But you know what? I had things to tell those damn Arts students! Chiefly this: Start now. The most important artistic decision I made during my time at uni began as soon as university started, and you’re reading it right now. This blog is the theory in practice. Early on in my degree I asked myself a crucial question: If someone was looking to discover you - really genuinely find someone who was doing exactly the kind of work that you are doing - how would you make that quest easy for them? I couldn’t answer it then, but since the beginning of my blog, I can. In the digital world someone who is serious about their craft has very few excuses. Start creating and sharing. Almost every piece of joy that I’ve had in my writing career so far traces right back to here. I don’t have to give my stories away for free, but I do have to give something so that the world sees me. Here it is, writ large.
The irony of discussing a “life after Arts” is that there is no life after Arts. There is only a life lived through Arts. And it starts now.
That’s what I would have told them, anyway. Or something like that. But as you know, nobody came. Now I can only hope that someone - Arts student or not - hoping to shake off a fear of failure will find encouragement here. And start to make.
This morning The Guardian, in an interview with Horrible Histories author Terry Deary, reported this:
I’m not attacking libraries, I’m attacking the concept behind libraries, which is no longer relevant,” Deary told the Guardian, pointing out that the original Public Libraries Act, which gave rise to the first free public libraries in the UK, was passed in 1850. “Because it’s been 150 years, we’ve got this idea that we’ve got an entitlement to read books for free, at the expense of authors, publishers and council tax payers. This is not the Victorian age, when we wanted to allow the impoverished access to literature. We pay for compulsory schooling to do that,” said Deary.
These comments are significant, not because they haven’t been mentioned before (actually, it’s basically the textbook explanation for closing down libraries and spending the money elsewhere), but because this time its an author saying them. Many authors online have staunchly defended libraries, and it is rare to suddenly have one speaking out against them.
That I don’t agree with Deary’s comments is perhaps self-evident, but it doesn’t mean that I think he’s an idiot, or even wholly wrong. Deary argues that we now live in a world where people need to learn to pay for entertainment. He says:
People will happily buy a cinema ticket to see Roald Dahl’s Matilda, and expect to get the book for free. It doesn’t make sense,” he said. “Books aren’t public property, and writers aren’t Enid Blyton, middle-class women indulging in a pleasant little hobby. They’ve got to make a living. Authors, booksellers and publishers need to eat. We don’t expect to go to a food library to be fed.”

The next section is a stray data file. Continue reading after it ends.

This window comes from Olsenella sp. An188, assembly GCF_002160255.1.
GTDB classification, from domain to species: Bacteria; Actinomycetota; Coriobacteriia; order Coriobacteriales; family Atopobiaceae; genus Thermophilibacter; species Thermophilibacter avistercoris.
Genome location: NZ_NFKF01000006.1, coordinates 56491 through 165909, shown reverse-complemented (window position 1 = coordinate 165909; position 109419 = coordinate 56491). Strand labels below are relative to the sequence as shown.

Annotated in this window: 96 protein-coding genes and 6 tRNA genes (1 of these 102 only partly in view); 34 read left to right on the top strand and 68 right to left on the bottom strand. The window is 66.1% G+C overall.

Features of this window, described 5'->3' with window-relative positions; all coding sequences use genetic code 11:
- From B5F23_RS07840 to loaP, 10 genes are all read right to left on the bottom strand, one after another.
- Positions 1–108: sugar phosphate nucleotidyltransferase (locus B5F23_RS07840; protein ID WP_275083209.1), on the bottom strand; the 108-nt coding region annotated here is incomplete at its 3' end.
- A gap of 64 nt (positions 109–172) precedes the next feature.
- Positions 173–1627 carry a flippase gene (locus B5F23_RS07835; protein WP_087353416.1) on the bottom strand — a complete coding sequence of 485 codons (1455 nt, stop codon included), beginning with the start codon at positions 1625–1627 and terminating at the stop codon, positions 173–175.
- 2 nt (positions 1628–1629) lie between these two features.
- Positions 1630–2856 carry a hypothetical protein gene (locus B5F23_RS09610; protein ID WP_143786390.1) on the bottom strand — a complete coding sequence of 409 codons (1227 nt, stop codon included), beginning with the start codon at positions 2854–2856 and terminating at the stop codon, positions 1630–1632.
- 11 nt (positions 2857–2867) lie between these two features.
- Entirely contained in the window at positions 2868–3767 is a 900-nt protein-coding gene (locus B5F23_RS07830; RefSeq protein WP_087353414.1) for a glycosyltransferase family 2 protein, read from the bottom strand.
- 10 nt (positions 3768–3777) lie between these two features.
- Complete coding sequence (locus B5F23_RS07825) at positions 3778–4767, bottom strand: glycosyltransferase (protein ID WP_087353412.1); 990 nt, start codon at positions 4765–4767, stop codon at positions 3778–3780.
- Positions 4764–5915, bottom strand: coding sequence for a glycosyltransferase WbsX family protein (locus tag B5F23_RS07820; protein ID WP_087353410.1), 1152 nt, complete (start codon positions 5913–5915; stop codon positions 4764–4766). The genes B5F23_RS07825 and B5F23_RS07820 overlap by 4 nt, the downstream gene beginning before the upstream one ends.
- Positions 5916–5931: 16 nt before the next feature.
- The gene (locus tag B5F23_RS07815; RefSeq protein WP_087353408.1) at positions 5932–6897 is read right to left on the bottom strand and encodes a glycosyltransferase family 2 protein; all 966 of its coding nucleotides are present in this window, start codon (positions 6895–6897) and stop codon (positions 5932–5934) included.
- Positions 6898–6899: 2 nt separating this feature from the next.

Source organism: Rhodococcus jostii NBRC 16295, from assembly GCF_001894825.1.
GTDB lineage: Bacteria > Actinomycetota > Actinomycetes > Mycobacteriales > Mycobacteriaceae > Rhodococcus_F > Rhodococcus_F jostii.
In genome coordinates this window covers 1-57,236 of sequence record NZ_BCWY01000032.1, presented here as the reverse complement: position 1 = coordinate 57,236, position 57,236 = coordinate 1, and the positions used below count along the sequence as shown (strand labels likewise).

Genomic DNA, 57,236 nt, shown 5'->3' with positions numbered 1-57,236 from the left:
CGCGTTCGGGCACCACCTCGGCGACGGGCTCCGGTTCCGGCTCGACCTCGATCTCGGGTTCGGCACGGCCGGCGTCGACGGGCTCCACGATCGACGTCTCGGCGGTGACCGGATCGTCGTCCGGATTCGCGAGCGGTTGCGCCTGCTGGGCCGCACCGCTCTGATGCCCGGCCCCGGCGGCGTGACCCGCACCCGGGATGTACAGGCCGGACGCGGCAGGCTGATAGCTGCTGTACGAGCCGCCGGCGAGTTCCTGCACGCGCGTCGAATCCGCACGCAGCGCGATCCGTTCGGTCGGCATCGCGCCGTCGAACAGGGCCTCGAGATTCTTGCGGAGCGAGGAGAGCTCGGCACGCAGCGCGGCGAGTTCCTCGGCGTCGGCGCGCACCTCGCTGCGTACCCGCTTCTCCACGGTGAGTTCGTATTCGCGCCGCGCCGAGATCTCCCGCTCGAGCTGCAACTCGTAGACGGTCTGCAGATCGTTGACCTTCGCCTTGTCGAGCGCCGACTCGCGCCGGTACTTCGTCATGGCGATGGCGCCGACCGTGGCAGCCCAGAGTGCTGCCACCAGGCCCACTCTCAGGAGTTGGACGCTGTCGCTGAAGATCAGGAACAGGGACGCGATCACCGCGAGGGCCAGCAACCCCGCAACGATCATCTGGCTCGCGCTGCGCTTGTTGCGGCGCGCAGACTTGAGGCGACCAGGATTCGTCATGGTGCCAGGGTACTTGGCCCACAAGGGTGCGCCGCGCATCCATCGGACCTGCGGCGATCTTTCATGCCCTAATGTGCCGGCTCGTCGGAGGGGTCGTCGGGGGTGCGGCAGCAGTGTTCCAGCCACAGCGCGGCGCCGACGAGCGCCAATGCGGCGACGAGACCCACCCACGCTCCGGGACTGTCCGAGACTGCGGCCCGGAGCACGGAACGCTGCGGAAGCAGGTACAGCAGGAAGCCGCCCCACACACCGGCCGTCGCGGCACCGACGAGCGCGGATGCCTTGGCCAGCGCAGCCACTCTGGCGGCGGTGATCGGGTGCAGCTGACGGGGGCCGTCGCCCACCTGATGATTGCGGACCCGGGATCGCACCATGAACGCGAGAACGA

Ironic that Deary would choose Matilda as his example - a book so obviously smitten with the very idea of the library. (“Could I do it?” Matilda asks the librarian, shocked, when she is told that people sometimes takes books home. Soon Matilda has “travelled the world while sitting in her little room in an English village.”)
Blyton is also hardly a woman “indulging a hobby” - a 600 million copy bestseller with more than 800 titles to her name. Regardless though, Dreary has a point. Although authors get royalties for their books based on how many times they are borrowed, why shouldn’t people be forced to buy the book if they want to read it?
Where I think Deary is making his biggest mistake is in his conception that a book borrowed is a book stolen, and that reading a loaned copy of a novel from a library is the end of the reader’s relationship to that book. Actually the issue is a whole lot more subtle than that, because, as with piracy, time has proven that the biggest borrowers are also the biggest spenders.
I grew up as a master of our local library’s holding system, and with a father that worked right near the library, most days saw me handing him my card and insisting that he remember to bring home the armload of books that I’d been called to say were waiting for me that day. These are not books I would have read otherwise. They were science fiction and fantasy - genres that rarely appeared in our house until I introduced them. In the stripped-metal shelving of the State Library of Tasmania I found all of the authors I now love, and the walls of my room are crammed with them. These days I would estimate I buy forty or fifty books a year and I’m still a student. Back then I was earning five dollars a week pocket money, but I bought the books I could, one every two or three weeks, with a list to remind me of what could wait a few months, and what was “I will never sleep until I know that story is somewhere close to me” urgent.